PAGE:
Gets More Social With Blizzard’s Launch of StarCraft II

StarCraft IIAfter over a decade of waiting, real-time strategy fans have finally gotten their hands on the anticipated StarCraft II: Wings of Liberty from Blizzard Entertainment. As good as the real-time strategy game is turning out to be, however, it’s the new life being breathed into Blizzard’s network that has caught our eye. Back in May, Blizzard announced that Starcraft was to have Facebook integration, coupled with any number of social features for the network. So how did the promises hold up?

For those unfamiliar with, it was a system founded when the company released Diablo 13 years ago. Until recently, however, it has just served as a collection of multiplayer games, and not so much a social network. Since February, Blizzard has been talking about making major overhauls to turning the site into a game-oriented social network.

With StarCraft II’s release, the second major game (World of Warcraft being the first) is now added to the mix, and while not all promised mechanics are implemented yet, the existing ones are working well.

BroadcastThe first and most notable social parameter is the “always-connected experience.” This has been dubbed the Real ID system, in which players can connect with real friends in any Blizzard game, on any server, allowing them to interact and chat with one another. This social element added to World of Warcraft about a month ago, but it wasn’t until now that some of its possibilities have come to shine.

One of the most basic of all social networking elements is also present. Though it is called “Broadcasting” here, it is essentially status updates. Any player’s friend in the Real ID system will be able to see these broadcasts. Moreover, players can quickly and easily add real friends to this list, by simply connecting to Facebook. Unfortunately, this is the current extent of Facebook integration and users cannot yet post their in-game accomplishments. According to the StarCraft II community site, accomplishments are something that they are still looking to implement.

Beyond Real ID friends, users can also add people to their network as in-game friends. Through this feature, they can form parties which will allow them to remain connected — with voice chat — throughout whatever StarCraft II modes they may be playing: single player or multiplayer.

PlacementOf course, it wouldn’t be StarCraft without the multiplayer, so the game obviously has synchronous matches both with or against other players. What is different in the sequel, is that it’s a lot easier for users to get into multiplayer without getting stomped into the ground. Beyond clearly visible competitive divisions (leagues) to participate in, the game actually puts you through placement matches to determine where you should start.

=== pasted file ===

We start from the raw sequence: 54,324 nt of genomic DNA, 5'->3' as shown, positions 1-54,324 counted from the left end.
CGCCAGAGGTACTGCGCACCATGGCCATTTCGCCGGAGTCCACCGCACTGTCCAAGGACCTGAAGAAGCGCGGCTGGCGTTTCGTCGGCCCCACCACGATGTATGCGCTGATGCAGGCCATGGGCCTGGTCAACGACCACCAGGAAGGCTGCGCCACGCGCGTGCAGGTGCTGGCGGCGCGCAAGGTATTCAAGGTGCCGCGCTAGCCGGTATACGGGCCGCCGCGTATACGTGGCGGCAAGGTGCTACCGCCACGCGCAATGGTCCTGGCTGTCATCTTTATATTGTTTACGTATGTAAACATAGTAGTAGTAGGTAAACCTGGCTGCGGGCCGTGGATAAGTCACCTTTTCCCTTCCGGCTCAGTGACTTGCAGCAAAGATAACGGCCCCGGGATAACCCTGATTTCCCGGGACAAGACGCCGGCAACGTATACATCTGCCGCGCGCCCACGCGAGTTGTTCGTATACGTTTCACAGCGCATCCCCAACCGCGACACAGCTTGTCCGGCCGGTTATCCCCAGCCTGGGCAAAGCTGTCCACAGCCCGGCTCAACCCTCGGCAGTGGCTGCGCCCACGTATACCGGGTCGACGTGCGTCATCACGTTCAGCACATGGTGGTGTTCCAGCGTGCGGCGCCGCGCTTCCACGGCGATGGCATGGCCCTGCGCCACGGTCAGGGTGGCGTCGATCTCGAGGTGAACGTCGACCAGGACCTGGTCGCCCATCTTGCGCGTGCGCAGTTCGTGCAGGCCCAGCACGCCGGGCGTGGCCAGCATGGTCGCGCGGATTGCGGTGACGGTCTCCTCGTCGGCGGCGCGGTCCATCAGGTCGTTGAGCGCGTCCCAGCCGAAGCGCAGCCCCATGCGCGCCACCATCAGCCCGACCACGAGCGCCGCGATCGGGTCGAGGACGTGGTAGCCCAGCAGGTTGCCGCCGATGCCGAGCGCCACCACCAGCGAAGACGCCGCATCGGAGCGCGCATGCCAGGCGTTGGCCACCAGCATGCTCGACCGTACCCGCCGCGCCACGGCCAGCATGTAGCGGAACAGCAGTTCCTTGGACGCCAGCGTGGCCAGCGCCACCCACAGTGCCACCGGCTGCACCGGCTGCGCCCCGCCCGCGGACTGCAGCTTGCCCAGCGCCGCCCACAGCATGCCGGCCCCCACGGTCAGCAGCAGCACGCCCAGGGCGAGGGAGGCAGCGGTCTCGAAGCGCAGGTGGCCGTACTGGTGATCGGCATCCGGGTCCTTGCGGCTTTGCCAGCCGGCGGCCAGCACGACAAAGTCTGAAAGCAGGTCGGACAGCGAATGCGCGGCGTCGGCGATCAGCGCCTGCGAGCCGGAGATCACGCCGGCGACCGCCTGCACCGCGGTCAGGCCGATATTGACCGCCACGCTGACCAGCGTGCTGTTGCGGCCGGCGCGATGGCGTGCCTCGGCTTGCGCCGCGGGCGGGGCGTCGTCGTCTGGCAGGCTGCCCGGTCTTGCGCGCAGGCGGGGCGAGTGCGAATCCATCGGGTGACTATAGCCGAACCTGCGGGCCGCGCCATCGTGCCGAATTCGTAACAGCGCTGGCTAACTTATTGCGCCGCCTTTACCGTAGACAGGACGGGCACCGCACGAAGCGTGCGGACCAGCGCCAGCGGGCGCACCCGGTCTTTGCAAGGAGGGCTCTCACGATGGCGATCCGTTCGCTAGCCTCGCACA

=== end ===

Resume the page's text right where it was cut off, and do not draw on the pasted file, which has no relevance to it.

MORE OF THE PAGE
Once the player is placed, they begin hacking away at another common social element: the leaderboard. StarCraft II also comes with a boat load of achievements. As was noted with the unimplemented Facebook integration, these are not yet sharable, but players can apparently view them in one another’s profiles.

Unlike the of yesteryear that merely showed win and loss records, this profile consists of play history, achievements, avatar portraits (special ones can also be unlocked, earned, and displayed), as well as a “Showcase” where the user can put their top achievements on display.

StarCraft AchievementsIt’s also worth noting that players can apparently record and replay matches they play online. True, this is nothing terribly new, but with the expected, full, Facebook integration, it could become an interesting, sharable element.

Overall, the social mechanics for and StarCraft II are a wonderful addition, and serve as an excellent enhancement to an already good game. Granted, many of these features existed in the previous StarCraft, but have certainly since been improved. Moreover, with the coming Facebook integration and the continuing evolution of the Real ID system, you can bet that a new era of mainstream gaming is here.